Where Did It Come From? The History of the Corrugated Box

top hat_corrugated box

Man wearing top hat.

Have you ever wondered when some of the most commonplace objects were invented? As I was packing up to move the other day, I started to ponder the history of the cardboard box. Corrugated boxes are so ubiquitous that is hard to image moving, shipping, or storing anything without them. Turns out, though, that corrugated boxes are a relatively new invention and that took a while to become popular.

From Top Hats to Corrugated Sheets

Facebook Astonishingly enough, it was the top hat that drove two Englishmen, Healey and Allen, to invent corrugated paper. In 1856, they patented a process that used a modified collar press to introduce flutes in the paper. These were then inserted into the top hats, making them more durable and comfortable to wear.

Introduction to Packaging

Only in 1871 did someone decide to use these corrugated papers for shipping. Albert L. Jones was the first American to use corrugated paper as protective packaging. He specifically wrapped glass bottles and kerosene lamp chimneys in this type of paper because they had better cushioning properties than plain paper and because it less messy than sawdust.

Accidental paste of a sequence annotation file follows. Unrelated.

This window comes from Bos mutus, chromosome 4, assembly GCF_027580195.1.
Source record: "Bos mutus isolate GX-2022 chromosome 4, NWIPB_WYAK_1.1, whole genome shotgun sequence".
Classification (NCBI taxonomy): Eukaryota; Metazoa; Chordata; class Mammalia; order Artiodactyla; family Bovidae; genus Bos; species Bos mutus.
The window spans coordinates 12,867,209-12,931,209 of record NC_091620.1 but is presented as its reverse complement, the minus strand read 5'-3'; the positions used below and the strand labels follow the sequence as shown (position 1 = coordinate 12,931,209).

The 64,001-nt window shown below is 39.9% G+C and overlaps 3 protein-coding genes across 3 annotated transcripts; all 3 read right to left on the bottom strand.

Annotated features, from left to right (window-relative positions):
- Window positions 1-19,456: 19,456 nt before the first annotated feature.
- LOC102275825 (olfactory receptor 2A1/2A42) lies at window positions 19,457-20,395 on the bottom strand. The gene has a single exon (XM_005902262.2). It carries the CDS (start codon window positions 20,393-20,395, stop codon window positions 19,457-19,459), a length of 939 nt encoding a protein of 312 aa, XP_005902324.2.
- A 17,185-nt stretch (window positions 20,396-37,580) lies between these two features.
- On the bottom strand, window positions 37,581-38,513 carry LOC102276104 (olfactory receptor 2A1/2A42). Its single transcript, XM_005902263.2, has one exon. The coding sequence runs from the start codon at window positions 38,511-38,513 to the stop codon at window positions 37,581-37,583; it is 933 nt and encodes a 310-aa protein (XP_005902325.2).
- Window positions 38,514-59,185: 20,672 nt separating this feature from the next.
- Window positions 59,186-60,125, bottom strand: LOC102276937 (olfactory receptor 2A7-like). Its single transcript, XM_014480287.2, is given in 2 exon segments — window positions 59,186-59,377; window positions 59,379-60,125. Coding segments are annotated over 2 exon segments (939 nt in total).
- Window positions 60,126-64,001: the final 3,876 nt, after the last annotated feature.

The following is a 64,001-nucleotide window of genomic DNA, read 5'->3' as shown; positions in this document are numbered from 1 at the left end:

A few years later, Oliver Long patented the process of making a corrugated sheet. By adding a liner to the corrugated paper, he was able to maintain the flexibility and cushioning properties of paper without the flutes completely losing shape during the shipping process.

Eventually someone added lining to the other side of the corrugated sheet, creating a rigid cardboard sheet that was perfect for creating separations in other boxes.

corrugated box sheet

Close up of double-sided corrugated sheets

Alas, the Corrugated Box!

In 1894 Americans Henry Norris and Robert Thompson started forming making boxes out of the double-sided corrugated sheets. A year later, they were selling them to Wells Fargo for shipping purposes. Cardboard boxes were not only cheaper and lighter, but also easier to store, making them fantastic for wagon-style delivery.

Initially, though, the boxes were unpopular amongst delivery drivers. Wells Fargo drivers refused to accept them ont he grounds that they were not sturdy or reliable. The company finally pressured the drivers into delivering the corrugated boxes.

Even though corrugated boxes had many more advantages than wooden boxes, corrugated boxes did not become popular until the 1920’s when railroad regulations changed. Everything else is history!

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